Try collecting stamps, coins, exotic trinkets, or souvenirs. You can even spice it up by gathering rocks or dried flowers from places you’ve been.
When you look back at your collection, you’ll have a unique and memorable way to remember your memories!
Resource: Get into stamp collecting with this beginner’s guide.
Join (or start) a Book Club
If you’re already into reading, why not make it a group experience?
Book clubs are a great way to pass ideas to others. Plus, you’ll be able to hang around creative individuals like yourself!
Watch Shark Tank
You’ve probably watched Shark Tank before.
And if you haven’t, this TV show is the perfect blend of business and creativity, where entrepreneurs pitch their latest inventions and products to a host of potential investors.
Check out these super-creative pitches from the show:
Learn a New Language
Do you speak another language? Research suggests that multilingual individuals are more creative than monolingual ones.
Other languages also offer different words and ways to express ideas.
For example, did you know the Japanese word wabi-sabi loosely translates to “finding beauty in and accepting the imperfect things in life”?
Repurpose Old Objects
You might have a lot of old “junk” lying around. If you’ve ever caught a glimpse of the TV show Hoarders, you know what I mean.
Try taking some of those old objects and finding creative uses for them. You can even give your old car or bicycle a new makeover if you’d like.
Resource: Need some inspiration? Check out 50 Creative Ways to Repurpose, Reuse and Upcycle Old Things.
Dancing is a great way to express yourself physically as well as get some exercise at the same time. There are endless ways to dance:
- break dance
- folk dance
Resource: Try joining a local dance class or learning some dance moves on YouTube. I highly recommend starting here if you’re a beginner.
Origami is the Japanese art of paper folding.
Sure, you can make classics like the paper crane or frog. But you can also take it as far as you want—there are even origami conventions held for pros and enthusiasts.
Resource: Beginner to origami? Grab a sheet of paper and check out the video below.
Are you constantly doing the same old push-ups every day?
Try spicing things up:
- take an aerial yoga class
- learn a new martial art
- learn to dance on the treadmill
- get in the flow with qigong
Resource: Read on to find a list of unique sports. Try one out if you’re feeling adventurous.
Listen to Music
Research shows that metal fans and classical music fans may be more similar than we thought.
According to Professor Adrian North of the Heriot-Watt University in Edinburgh, “Aside from their age, they’re basically identical.”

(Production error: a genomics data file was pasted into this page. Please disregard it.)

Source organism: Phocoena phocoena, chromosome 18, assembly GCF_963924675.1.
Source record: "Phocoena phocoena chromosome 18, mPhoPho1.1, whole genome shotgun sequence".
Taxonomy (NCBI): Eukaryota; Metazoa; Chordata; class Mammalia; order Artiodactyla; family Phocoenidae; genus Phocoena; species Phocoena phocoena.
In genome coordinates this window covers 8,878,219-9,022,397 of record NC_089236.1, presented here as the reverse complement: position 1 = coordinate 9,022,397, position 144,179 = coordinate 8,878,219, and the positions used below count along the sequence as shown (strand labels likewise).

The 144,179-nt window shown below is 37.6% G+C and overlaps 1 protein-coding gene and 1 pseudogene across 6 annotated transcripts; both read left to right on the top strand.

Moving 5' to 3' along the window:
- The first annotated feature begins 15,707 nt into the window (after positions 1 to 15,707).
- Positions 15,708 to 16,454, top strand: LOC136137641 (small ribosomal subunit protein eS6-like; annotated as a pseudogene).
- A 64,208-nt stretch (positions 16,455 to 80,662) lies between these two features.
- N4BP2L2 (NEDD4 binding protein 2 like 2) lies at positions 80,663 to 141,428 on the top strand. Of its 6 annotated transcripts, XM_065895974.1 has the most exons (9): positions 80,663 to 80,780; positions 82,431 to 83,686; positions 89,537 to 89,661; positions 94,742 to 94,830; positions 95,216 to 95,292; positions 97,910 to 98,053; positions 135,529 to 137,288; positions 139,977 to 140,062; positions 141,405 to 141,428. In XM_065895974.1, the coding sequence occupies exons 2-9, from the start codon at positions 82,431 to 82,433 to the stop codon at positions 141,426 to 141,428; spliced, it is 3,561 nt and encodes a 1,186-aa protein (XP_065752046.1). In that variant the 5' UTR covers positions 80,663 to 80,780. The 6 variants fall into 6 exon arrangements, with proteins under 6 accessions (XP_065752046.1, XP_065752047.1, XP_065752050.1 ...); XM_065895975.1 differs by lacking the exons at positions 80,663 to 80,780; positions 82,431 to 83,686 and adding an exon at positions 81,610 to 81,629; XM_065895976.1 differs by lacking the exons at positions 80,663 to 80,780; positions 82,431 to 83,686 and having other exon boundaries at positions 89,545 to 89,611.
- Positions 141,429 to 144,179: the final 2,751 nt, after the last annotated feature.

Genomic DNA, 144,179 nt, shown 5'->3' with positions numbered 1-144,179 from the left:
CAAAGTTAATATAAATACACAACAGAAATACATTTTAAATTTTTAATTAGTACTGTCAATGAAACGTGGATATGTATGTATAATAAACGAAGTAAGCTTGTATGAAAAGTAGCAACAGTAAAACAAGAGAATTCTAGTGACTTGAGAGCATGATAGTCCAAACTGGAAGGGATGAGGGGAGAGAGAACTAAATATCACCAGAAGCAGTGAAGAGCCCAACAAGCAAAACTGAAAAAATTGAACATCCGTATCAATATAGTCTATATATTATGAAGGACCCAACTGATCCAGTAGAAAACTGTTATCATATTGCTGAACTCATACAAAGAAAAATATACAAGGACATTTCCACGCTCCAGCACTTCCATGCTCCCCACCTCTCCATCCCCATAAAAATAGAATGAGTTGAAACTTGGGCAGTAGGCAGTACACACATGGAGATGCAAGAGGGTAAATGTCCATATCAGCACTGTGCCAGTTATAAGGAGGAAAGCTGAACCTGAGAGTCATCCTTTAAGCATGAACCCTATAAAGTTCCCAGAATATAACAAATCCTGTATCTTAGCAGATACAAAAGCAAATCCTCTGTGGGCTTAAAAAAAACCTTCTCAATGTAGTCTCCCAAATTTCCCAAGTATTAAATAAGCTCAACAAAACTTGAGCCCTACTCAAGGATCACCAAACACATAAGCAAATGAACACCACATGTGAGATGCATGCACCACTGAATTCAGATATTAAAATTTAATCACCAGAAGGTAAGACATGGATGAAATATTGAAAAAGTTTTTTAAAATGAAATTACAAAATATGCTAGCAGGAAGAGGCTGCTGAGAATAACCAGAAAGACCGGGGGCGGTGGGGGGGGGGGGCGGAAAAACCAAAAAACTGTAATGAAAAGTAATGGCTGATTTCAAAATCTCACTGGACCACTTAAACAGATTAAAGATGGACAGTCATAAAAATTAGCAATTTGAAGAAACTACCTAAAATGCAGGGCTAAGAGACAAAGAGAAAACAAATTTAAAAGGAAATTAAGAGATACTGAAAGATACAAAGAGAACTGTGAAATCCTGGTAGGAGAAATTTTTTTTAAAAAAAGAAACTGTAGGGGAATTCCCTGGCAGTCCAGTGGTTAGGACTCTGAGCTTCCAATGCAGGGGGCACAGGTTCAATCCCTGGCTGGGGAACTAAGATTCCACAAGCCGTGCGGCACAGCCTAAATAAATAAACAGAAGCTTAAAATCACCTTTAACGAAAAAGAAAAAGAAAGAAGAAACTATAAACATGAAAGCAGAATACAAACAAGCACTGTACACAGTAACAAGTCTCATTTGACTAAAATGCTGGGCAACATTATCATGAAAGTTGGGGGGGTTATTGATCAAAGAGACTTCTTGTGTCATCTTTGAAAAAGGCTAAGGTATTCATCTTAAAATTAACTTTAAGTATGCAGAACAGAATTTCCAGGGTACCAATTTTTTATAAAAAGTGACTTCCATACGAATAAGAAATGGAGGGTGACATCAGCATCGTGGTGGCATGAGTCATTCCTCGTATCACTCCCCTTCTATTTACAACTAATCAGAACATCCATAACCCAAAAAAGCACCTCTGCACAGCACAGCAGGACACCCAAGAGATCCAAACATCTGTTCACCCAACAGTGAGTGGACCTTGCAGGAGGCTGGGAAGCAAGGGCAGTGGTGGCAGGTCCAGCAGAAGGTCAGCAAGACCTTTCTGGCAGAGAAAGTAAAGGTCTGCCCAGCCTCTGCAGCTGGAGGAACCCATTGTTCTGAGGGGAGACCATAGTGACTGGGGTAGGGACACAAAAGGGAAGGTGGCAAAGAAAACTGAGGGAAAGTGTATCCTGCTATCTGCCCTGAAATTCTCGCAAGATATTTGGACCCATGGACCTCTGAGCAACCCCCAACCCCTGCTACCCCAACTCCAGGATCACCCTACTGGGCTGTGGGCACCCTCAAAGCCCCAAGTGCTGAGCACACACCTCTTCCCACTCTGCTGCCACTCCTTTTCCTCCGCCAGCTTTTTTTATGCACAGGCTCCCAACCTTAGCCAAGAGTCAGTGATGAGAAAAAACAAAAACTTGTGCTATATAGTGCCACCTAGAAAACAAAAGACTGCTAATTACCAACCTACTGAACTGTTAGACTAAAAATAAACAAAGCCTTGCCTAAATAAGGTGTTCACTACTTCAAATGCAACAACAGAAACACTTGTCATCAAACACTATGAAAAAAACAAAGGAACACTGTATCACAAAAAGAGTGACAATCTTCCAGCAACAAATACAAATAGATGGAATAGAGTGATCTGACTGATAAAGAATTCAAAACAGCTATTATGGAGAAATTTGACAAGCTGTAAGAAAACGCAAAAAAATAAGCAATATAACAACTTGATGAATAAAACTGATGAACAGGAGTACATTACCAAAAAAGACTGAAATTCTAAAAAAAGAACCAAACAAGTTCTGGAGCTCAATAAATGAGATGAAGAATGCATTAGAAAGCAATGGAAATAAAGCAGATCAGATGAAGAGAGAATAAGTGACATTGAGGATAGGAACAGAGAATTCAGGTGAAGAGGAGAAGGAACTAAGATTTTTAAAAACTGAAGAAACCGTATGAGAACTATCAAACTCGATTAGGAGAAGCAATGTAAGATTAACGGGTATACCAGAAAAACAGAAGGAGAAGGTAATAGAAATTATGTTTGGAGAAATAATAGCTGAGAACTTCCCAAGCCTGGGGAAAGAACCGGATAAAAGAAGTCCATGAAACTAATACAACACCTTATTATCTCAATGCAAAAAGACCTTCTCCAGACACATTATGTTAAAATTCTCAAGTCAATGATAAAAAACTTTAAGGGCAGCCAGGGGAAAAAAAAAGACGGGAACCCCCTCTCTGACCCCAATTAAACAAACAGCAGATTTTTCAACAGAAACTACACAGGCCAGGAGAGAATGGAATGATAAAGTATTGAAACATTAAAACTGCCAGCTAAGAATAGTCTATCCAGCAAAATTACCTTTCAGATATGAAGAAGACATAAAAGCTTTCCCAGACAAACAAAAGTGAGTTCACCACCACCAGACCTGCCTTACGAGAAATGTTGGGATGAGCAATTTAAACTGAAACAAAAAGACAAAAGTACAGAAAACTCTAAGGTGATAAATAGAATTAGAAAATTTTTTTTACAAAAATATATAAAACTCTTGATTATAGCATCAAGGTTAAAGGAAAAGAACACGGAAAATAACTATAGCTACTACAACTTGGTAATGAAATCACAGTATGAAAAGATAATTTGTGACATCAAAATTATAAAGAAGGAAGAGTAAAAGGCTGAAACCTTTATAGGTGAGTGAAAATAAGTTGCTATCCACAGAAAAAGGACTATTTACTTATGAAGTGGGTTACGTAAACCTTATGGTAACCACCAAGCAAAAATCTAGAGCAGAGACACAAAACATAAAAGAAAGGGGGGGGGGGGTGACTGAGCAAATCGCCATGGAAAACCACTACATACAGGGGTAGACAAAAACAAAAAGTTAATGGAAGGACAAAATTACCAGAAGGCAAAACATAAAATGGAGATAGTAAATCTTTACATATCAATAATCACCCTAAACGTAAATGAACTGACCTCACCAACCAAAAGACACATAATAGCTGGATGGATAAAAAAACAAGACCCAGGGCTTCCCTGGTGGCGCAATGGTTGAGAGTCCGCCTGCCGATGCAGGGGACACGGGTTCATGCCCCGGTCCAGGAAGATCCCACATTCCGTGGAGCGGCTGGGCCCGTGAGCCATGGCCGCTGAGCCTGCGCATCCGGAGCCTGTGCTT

Resource: Create your own music playlist. Fill it with your favorite Mozart or Metallica songs!
You don’t have to be the next chef Ramsay to appreciate this one.
Creative cooking is a great hobby—just grab any recipe or find one online and add your own unique twist. It could be as simple as adding some cinnamon to a lemon cake or as extreme as adding bacon to homemade yogurt.
Resource: Get cooking! Find your favorite recipe online and try out something new.
Why is Being Creative So Hard?
Research has found that the fear of standing out is the primary reason why people don’t come up with innovative solutions or express themselves creatively. However, by not sharing your original ideas with the world or engaging in activities that ignite your creativity, you’re missing out on a powerful source of fulfillment.
Final Tip: Avoid Labels
As a bonus, I’ve saved the best tip for last: labels. There are many labels people give us from a young age.
Teachers, parents, and other influential figures try to place labels on us in areas where they think we will excel. They certainly mean no harm to us but are trying to steer us to where they think we will succeed.
However, the result is that we are labeled early in life as creative or not creative.
And these labels heavily influence those areas that we strive for. These labels do NOT define us, so we must understand a few very important things about creativity:
- Every person is creative. If you ask everyone to draw a house, it will look different for each person. This comes from our own creativity.
- Any choice you make in your life is creative, so embrace it.
- Creativity is a habit, not a skill. It is a process. If you use it more, you build it and become better. It is a conscious choice to evaluate each decision and put creative twists on them, a choice that eventually becomes a habit.
So did you unleash your creativity? I’d love to hear your tips and tricks to unlock your own creativity. Leave a comment below, and be sure to check out the rest of our creativity guide!